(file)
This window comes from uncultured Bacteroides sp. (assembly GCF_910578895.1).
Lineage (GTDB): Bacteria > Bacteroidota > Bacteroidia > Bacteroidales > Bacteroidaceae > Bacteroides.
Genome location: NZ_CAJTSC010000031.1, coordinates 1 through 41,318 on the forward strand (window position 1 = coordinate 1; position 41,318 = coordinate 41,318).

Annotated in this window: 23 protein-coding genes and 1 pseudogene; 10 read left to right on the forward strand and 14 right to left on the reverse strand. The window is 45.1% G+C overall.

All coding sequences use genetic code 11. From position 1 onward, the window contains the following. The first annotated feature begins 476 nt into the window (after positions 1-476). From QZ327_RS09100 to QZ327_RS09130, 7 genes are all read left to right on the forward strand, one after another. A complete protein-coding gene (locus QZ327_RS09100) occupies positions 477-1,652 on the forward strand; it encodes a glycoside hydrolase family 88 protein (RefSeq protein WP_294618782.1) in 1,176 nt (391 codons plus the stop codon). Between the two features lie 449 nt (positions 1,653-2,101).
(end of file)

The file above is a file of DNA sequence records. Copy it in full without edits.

This window comes from uncultured Bacteroides sp. (assembly GCF_910578895.1).
Lineage (GTDB): Bacteria > Bacteroidota > Bacteroidia > Bacteroidales > Bacteroidaceae > Bacteroides.
Genome location: NZ_CAJTSC010000031.1, coordinates 1 through 41,318 on the forward strand (window position 1 = coordinate 1; position 41,318 = coordinate 41,318).

Annotated in this window: 23 protein-coding genes and 1 pseudogene; 10 read left to right on the forward strand and 14 right to left on the reverse strand. The window is 45.1% G+C overall.

All coding sequences use genetic code 11. From position 1 onward, the window contains the following. The first annotated feature begins 476 nt into the window (after positions 1-476). From QZ327_RS09100 to QZ327_RS09130, 7 genes are all read left to right on the forward strand, one after another. A complete protein-coding gene (locus QZ327_RS09100) occupies positions 477-1,652 on the forward strand; it encodes a glycoside hydrolase family 88 protein (RefSeq protein WP_294618782.1) in 1,176 nt (391 codons plus the stop codon). Between the two features lie 449 nt (positions 1,653-2,101).